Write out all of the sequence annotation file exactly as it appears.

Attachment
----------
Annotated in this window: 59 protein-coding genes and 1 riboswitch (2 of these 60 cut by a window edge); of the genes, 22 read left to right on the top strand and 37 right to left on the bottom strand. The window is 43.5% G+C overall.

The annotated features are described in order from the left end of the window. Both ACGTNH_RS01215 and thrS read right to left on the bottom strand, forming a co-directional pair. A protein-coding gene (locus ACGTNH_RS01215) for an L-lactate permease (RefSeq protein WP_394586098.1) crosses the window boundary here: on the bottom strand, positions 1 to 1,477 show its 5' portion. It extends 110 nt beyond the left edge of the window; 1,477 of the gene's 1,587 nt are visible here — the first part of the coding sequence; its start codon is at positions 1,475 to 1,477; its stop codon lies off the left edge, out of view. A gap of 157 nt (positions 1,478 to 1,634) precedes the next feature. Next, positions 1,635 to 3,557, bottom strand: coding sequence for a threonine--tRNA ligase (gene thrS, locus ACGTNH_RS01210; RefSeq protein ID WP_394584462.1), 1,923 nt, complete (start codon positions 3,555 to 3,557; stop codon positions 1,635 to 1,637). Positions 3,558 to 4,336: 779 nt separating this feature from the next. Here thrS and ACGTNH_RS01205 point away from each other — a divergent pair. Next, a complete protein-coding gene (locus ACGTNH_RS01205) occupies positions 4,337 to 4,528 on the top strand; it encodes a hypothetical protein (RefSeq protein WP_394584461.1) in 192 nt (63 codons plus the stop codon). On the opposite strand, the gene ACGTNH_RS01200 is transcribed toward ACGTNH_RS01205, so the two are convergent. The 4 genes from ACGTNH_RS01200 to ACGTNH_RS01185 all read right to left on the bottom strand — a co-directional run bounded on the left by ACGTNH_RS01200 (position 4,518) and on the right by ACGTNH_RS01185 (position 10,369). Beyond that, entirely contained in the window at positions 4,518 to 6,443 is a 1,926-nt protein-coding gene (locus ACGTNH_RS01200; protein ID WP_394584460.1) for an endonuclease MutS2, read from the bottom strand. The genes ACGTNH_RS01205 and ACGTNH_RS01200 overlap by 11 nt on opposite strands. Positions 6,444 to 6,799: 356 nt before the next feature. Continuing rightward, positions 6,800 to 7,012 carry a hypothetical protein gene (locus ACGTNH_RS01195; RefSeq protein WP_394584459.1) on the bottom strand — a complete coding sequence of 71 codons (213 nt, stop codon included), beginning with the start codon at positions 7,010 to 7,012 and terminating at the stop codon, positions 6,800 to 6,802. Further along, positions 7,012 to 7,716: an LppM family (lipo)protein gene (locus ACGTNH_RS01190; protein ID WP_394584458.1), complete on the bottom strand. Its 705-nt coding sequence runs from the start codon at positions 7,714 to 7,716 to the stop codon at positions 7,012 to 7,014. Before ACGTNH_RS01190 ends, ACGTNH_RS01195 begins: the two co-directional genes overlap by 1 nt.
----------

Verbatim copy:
Annotated in this window: 59 protein-coding genes and 1 riboswitch (2 of these 60 cut by a window edge); of the genes, 22 read left to right on the top strand and 37 right to left on the bottom strand. The window is 43.5% G+C overall.

The annotated features are described in order from the left end of the window. Both ACGTNH_RS01215 and thrS read right to left on the bottom strand, forming a co-directional pair. A protein-coding gene (locus ACGTNH_RS01215) for an L-lactate permease (RefSeq protein WP_394586098.1) crosses the window boundary here: on the bottom strand, positions 1 to 1,477 show its 5' portion. It extends 110 nt beyond the left edge of the window; 1,477 of the gene's 1,587 nt are visible here — the first part of the coding sequence; its start codon is at positions 1,475 to 1,477; its stop codon lies off the left edge, out of view. A gap of 157 nt (positions 1,478 to 1,634) precedes the next feature. Next, positions 1,635 to 3,557, bottom strand: coding sequence for a threonine--tRNA ligase (gene thrS, locus ACGTNH_RS01210; RefSeq protein ID WP_394584462.1), 1,923 nt, complete (start codon positions 3,555 to 3,557; stop codon positions 1,635 to 1,637). Positions 3,558 to 4,336: 779 nt separating this feature from the next. Here thrS and ACGTNH_RS01205 point away from each other — a divergent pair. Next, a complete protein-coding gene (locus ACGTNH_RS01205) occupies positions 4,337 to 4,528 on the top strand; it encodes a hypothetical protein (RefSeq protein WP_394584461.1) in 192 nt (63 codons plus the stop codon). On the opposite strand, the gene ACGTNH_RS01200 is transcribed toward ACGTNH_RS01205, so the two are convergent. The 4 genes from ACGTNH_RS01200 to ACGTNH_RS01185 all read right to left on the bottom strand — a co-directional run bounded on the left by ACGTNH_RS01200 (position 4,518) and on the right by ACGTNH_RS01185 (position 10,369). Beyond that, entirely contained in the window at positions 4,518 to 6,443 is a 1,926-nt protein-coding gene (locus ACGTNH_RS01200; protein ID WP_394584460.1) for an endonuclease MutS2, read from the bottom strand. The genes ACGTNH_RS01205 and ACGTNH_RS01200 overlap by 11 nt on opposite strands. Positions 6,444 to 6,799: 356 nt before the next feature. Continuing rightward, positions 6,800 to 7,012 carry a hypothetical protein gene (locus ACGTNH_RS01195; RefSeq protein WP_394584459.1) on the bottom strand — a complete coding sequence of 71 codons (213 nt, stop codon included), beginning with the start codon at positions 7,010 to 7,012 and terminating at the stop codon, positions 6,800 to 6,802. Further along, positions 7,012 to 7,716: an LppM family (lipo)protein gene (locus ACGTNH_RS01190; protein ID WP_394584458.1), complete on the bottom strand. Its 705-nt coding sequence runs from the start codon at positions 7,714 to 7,716 to the stop codon at positions 7,012 to 7,014. Before ACGTNH_RS01190 ends, ACGTNH_RS01195 begins: the two co-directional genes overlap by 1 nt.